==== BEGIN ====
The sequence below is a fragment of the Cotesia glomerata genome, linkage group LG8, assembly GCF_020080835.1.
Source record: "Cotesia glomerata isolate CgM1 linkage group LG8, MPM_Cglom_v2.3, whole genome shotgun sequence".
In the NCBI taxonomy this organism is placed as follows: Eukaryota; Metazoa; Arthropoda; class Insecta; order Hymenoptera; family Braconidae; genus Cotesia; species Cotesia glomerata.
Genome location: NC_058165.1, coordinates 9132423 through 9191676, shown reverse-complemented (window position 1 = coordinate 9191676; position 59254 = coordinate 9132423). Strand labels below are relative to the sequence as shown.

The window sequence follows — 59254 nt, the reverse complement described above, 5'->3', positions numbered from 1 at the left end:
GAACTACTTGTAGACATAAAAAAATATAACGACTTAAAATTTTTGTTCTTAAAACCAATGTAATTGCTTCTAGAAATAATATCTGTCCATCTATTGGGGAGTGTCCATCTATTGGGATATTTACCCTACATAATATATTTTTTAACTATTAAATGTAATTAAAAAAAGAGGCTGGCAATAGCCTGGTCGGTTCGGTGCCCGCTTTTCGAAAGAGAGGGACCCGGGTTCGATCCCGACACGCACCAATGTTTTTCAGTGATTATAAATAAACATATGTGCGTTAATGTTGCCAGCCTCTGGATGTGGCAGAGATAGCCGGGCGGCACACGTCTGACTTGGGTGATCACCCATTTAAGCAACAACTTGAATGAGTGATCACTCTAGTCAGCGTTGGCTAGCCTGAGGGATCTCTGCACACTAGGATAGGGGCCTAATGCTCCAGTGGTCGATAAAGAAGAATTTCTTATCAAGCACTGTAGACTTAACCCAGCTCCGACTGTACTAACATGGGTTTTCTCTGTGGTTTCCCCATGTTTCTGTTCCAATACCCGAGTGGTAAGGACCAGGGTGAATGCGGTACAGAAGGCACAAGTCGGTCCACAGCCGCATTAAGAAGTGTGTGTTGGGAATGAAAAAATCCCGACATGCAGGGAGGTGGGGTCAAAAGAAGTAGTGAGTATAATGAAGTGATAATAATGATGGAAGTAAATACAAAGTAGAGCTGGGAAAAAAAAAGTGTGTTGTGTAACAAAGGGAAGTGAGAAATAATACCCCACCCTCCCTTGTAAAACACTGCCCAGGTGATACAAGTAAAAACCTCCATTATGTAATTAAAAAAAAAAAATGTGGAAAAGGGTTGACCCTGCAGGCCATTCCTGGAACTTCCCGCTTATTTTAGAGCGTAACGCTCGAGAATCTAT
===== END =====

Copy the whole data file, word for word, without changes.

The sequence below is a fragment of the Cotesia glomerata genome, linkage group LG8, assembly GCF_020080835.1.
Source record: "Cotesia glomerata isolate CgM1 linkage group LG8, MPM_Cglom_v2.3, whole genome shotgun sequence".
In the NCBI taxonomy this organism is placed as follows: Eukaryota; Metazoa; Arthropoda; class Insecta; order Hymenoptera; family Braconidae; genus Cotesia; species Cotesia glomerata.
Genome location: NC_058165.1, coordinates 9132423 through 9191676, shown reverse-complemented (window position 1 = coordinate 9191676; position 59254 = coordinate 9132423). Strand labels below are relative to the sequence as shown.

The window sequence follows — 59254 nt, the reverse complement described above, 5'->3', positions numbered from 1 at the left end:
GAACTACTTGTAGACATAAAAAAATATAACGACTTAAAATTTTTGTTCTTAAAACCAATGTAATTGCTTCTAGAAATAATATCTGTCCATCTATTGGGGAGTGTCCATCTATTGGGATATTTACCCTACATAATATATTTTTTAACTATTAAATGTAATTAAAAAAAGAGGCTGGCAATAGCCTGGTCGGTTCGGTGCCCGCTTTTCGAAAGAGAGGGACCCGGGTTCGATCCCGACACGCACCAATGTTTTTCAGTGATTATAAATAAACATATGTGCGTTAATGTTGCCAGCCTCTGGATGTGGCAGAGATAGCCGGGCGGCACACGTCTGACTTGGGTGATCACCCATTTAAGCAACAACTTGAATGAGTGATCACTCTAGTCAGCGTTGGCTAGCCTGAGGGATCTCTGCACACTAGGATAGGGGCCTAATGCTCCAGTGGTCGATAAAGAAGAATTTCTTATCAAGCACTGTAGACTTAACCCAGCTCCGACTGTACTAACATGGGTTTTCTCTGTGGTTTCCCCATGTTTCTGTTCCAATACCCGAGTGGTAAGGACCAGGGTGAATGCGGTACAGAAGGCACAAGTCGGTCCACAGCCGCATTAAGAAGTGTGTGTTGGGAATGAAAAAATCCCGACATGCAGGGAGGTGGGGTCAAAAGAAGTAGTGAGTATAATGAAGTGATAATAATGATGGAAGTAAATACAAAGTAGAGCTGGGAAAAAAAAAGTGTGTTGTGTAACAAAGGGAAGTGAGAAATAATACCCCACCCTCCCTTGTAAAACACTGCCCAGGTGATACAAGTAAAAACCTCCATTATGTAATTAAAAAAAAAAAATGTGGAAAAGGGTTGACCCTGCAGGCCATTCCTGGAACTTCCCGCTTATTTTAGAGCGTAACGCTCGAGAATCTAT